I am writing this editorial 30 000 feet above sea level on flight BA 6275, bound for Windhoek. It is 16 July 2015, and I am pretty laid back, with a glass of dry white wine in my hand. My thoughts turn to 22 July 2008, when I was also on a flight to Windhoek, but then I was the very antithesis of laid back. I was stressed out of my skull, and I am sure that quite a few glasses of wine had been gulped down on that flight.
Today I am on my way to the CYMOT Trade Show, with the coverage of the show destined for the September 2015 issue, which you are now reading (see page xx). In 2008 I was on my way to the Partinform Automotive Components Trade Show. The 2015 CYMOT Trade Show, held at the Windhoek Show Grounds, is an expansive show, covering an extensive range of products, including automotive parts. The 2008 Partinform show, focusing purely on automotive parts, was held at the Safari Conference Centre, and served as the fulcrum for the September 2008 issue of aBr, the very first issue. Please allow me to go back seven years, not in nostalgic mode, but in reflective mode.
Just three weeks before that Partinform show I had been the victim of unbelievable treachery from “partners”, “colleagues”, and “friends” – well, I had believed they were partners, colleagues, and friends. I’m still unsure what the primary motive was for this treachery. It may have been mercenary, it may have been malice. I suspect it was a combination of both. Whatever, I had been un-shanghaied from my position as editor of AutoInsight, a magazine that I had given four and a half years of blood, sweat and tears, in my quest to make it South Africa’s leading automotive trade publication. At the time my efforts were bearing fruit, which I believe heightened the atavistic and avaricious instincts of my “partners”, “colleagues”, and “friends”. But what they did not understand was that you cannot just buy 40 plus years of automotive aftermarket experience off the shelf, you cannot buy passion and hard work off the shelf, and the same goes for integrity and respect.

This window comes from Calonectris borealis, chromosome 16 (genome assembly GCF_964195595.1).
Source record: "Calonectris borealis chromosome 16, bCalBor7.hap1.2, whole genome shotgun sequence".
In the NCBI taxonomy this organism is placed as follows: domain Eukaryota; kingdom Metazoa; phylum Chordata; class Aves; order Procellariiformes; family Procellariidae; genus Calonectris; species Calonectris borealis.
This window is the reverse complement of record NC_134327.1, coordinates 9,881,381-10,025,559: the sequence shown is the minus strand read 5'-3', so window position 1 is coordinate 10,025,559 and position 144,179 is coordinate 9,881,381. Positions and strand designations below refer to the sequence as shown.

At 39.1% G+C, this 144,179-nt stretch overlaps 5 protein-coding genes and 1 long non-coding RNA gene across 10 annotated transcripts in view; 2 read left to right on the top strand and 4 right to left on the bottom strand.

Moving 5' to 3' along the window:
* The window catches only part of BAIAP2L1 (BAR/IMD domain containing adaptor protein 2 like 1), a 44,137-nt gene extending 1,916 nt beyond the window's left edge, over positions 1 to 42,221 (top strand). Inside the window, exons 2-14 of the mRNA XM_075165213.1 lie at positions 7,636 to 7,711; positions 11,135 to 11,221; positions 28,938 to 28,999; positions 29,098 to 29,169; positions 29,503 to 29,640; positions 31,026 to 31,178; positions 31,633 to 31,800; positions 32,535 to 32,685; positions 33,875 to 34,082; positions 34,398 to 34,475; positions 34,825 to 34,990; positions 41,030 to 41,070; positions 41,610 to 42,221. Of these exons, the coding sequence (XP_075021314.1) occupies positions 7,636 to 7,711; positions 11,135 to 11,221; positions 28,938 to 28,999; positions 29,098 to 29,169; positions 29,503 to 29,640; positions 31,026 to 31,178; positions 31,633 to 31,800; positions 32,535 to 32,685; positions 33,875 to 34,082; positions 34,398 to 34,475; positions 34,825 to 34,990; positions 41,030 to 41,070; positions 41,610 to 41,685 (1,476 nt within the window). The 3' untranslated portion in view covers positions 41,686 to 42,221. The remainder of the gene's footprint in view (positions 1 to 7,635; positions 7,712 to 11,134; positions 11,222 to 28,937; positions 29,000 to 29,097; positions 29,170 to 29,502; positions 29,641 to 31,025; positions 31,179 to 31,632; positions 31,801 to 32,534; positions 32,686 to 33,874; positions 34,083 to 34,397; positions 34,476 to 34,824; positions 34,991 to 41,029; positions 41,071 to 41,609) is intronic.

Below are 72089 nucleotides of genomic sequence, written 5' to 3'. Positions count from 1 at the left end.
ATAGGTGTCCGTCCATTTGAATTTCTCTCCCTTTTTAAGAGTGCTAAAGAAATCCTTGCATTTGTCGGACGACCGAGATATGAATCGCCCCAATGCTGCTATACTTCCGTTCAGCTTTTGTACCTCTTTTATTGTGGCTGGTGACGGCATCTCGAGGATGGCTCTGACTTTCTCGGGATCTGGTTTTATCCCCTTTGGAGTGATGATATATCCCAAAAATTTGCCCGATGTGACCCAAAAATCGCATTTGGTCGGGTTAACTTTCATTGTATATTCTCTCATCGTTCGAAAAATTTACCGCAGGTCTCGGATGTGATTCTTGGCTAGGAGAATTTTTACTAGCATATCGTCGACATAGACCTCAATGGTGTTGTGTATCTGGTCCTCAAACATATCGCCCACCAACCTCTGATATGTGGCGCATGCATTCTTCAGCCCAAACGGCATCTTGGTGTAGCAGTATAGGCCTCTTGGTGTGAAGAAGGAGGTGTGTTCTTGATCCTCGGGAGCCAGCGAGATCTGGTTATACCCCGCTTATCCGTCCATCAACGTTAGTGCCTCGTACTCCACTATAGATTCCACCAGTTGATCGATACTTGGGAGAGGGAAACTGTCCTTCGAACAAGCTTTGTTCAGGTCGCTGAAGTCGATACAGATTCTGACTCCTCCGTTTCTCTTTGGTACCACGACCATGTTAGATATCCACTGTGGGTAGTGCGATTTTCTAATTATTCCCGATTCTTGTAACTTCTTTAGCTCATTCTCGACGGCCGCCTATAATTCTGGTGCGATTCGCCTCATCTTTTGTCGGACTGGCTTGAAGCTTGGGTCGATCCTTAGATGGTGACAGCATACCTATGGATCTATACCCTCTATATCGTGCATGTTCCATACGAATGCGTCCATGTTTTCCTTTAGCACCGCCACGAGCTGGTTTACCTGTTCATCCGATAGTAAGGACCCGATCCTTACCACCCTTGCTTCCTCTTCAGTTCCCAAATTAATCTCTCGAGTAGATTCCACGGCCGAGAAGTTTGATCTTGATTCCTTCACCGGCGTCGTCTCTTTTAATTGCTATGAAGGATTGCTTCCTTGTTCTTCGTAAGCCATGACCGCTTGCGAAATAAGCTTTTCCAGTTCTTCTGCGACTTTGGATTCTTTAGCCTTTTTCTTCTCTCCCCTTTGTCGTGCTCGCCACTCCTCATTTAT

After this sudden and unexpected reversal of fortunes, I was initially in a funk, but this soon dissipated into an internal call for action, and with the encouragement and support of the Partinform members, all of whom took advertisements in the first three issues of aBr, I was winging my way to Windhoek to cover their first Namibian show. This was the start of a seven year (and hopefully many more years) editorial relationship with Partinform, and a reciprocal loyalty that has been beneficial to both parties. I will never forget the emotional and business support that I received from these guys in those stressful times, and this has inculcated in me a loyalty to Partinform that could be described as fanatical. The seven years since those stressful times I see as seven years of redemption, seven years of healing, and most importantly, seven years of rebuilding my faith in the human spirit. And the best news of all is that now, seven years later, aBr now bears the mantle of most influential automotive aftermarket trade publication, whilst AutoInsight has been consigned to history.
Going back to June/July 2008, another bizarre feature of that treacherous period of my life was the fact that one of my “colleagues” and “friends” was at the time the chairman of the motoring guild that I belong to, and he clearly forgot about the fraternal characteristics of a guild, and the duty to protect and care for its members. I am also reminded that 14 July is Bastille Day, and of the concepts of Liberté, égalité, fraternité (liberty, equality, fraternity) which grew from that pivotal day in 1789. How shameful that what the French people understood over two hundred years ago, is not understood by so many people in South Africa today. But it is not just a South African problem. Read Fingal Wilde’s column on page xx, and the moral and ethical problems of the twenty first century come into stark focus.